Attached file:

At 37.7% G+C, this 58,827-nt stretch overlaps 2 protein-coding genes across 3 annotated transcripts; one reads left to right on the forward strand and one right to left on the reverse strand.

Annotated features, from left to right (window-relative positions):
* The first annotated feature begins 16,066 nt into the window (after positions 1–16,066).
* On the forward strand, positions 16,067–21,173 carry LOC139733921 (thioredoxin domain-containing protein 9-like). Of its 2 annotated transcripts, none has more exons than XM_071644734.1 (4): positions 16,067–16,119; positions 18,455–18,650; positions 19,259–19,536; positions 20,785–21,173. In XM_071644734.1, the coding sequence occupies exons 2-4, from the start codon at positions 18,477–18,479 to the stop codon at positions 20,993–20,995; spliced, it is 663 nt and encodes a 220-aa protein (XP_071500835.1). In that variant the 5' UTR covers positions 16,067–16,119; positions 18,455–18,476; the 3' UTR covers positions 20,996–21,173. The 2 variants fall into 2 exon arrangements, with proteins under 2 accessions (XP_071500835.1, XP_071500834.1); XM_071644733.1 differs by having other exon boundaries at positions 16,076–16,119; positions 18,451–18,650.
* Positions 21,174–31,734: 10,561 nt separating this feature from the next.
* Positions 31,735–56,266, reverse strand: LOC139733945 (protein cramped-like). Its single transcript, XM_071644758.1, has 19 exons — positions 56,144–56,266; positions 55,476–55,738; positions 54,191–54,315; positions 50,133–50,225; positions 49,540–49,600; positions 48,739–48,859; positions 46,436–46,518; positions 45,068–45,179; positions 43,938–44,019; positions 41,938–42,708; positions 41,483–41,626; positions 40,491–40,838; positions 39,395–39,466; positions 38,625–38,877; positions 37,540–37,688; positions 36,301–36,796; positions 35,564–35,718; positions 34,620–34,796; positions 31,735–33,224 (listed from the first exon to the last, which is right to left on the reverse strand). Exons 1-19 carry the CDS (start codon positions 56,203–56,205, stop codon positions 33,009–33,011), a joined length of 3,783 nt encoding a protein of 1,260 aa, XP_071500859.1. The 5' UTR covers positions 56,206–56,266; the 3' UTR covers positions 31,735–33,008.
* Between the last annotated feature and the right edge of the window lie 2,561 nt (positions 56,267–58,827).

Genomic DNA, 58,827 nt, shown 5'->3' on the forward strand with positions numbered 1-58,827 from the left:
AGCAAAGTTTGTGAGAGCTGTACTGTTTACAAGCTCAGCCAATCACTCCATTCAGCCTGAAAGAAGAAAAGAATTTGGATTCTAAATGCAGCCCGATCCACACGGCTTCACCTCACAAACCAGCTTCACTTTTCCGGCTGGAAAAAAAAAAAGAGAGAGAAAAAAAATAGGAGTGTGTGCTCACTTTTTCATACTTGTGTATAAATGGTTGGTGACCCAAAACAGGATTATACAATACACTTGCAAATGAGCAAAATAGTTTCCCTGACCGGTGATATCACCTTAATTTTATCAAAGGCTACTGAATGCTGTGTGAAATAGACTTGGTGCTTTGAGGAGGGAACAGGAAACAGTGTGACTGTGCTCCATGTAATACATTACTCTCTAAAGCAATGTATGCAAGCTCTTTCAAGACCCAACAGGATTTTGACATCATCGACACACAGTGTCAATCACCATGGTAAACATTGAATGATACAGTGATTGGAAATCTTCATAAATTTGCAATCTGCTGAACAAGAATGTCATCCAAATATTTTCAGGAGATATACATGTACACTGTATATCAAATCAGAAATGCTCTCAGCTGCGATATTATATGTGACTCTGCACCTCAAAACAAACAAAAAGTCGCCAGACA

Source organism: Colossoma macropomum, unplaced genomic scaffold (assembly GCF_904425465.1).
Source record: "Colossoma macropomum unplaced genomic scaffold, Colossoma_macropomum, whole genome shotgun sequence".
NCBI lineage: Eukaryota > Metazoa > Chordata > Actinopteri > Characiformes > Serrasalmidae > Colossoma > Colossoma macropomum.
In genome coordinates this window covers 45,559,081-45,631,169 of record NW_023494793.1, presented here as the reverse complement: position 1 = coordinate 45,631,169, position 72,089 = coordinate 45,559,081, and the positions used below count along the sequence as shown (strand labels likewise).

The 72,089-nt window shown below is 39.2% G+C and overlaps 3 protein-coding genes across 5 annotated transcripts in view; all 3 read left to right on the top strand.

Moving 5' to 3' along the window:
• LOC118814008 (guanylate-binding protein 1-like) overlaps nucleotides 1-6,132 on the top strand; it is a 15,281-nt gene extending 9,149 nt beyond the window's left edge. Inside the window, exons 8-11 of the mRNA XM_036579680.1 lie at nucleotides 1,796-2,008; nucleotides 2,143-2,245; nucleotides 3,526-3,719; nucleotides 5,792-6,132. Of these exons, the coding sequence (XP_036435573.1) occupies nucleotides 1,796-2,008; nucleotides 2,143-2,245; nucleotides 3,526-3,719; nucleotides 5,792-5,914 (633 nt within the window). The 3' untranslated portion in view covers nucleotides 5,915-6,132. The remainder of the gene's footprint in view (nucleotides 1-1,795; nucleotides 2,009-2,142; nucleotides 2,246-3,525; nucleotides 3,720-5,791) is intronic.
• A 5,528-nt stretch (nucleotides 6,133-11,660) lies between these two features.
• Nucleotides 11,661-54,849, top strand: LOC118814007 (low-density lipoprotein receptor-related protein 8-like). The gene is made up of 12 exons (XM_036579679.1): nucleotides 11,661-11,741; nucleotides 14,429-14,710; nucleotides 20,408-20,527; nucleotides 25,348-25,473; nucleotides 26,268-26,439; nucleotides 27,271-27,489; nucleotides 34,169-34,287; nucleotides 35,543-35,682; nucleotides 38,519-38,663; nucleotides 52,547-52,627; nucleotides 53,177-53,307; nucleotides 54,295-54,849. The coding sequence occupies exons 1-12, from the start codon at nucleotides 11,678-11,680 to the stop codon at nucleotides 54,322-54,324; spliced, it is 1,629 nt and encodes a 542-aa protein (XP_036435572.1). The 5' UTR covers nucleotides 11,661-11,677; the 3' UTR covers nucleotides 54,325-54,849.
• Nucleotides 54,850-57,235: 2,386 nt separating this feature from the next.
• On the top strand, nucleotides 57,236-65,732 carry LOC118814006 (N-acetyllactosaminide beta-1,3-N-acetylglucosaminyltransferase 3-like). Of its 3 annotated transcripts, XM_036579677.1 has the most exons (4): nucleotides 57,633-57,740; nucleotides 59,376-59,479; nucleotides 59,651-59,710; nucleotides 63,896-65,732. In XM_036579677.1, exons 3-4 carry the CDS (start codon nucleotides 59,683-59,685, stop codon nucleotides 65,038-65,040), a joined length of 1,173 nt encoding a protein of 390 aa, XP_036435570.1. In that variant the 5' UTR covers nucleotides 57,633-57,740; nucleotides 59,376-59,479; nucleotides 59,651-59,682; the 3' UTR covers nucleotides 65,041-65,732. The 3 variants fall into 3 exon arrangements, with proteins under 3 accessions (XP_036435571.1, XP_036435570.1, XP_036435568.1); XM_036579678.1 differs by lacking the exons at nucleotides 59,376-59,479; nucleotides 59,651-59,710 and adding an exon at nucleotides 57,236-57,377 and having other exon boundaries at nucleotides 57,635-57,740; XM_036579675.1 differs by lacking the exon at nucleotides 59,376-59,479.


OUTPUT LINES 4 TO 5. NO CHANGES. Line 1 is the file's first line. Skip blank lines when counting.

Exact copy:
* On the forward strand, positions 16,067–21,173 carry LOC139733921 (thioredoxin domain-containing protein 9-like). Of its 2 annotated transcripts, none has more exons than XM_071644734.1 (4): positions 16,067–16,119; positions 18,455–18,650; positions 19,259–19,536; positions 20,785–21,173. In XM_071644734.1, the coding sequence occupies exons 2-4, from the start codon at positions 18,477–18,479 to the stop codon at positions 20,993–20,995; spliced, it is 663 nt and encodes a 220-aa protein (XP_071500835.1). In that variant the 5' UTR covers positions 16,067–16,119; positions 18,455–18,476; the 3' UTR covers positions 20,996–21,173. The 2 variants fall into 2 exon arrangements, with proteins under 2 accessions (XP_071500835.1, XP_071500834.1); XM_071644733.1 differs by having other exon boundaries at positions 16,076–16,119; positions 18,451–18,650.
* Positions 21,174–31,734: 10,561 nt separating this feature from the next.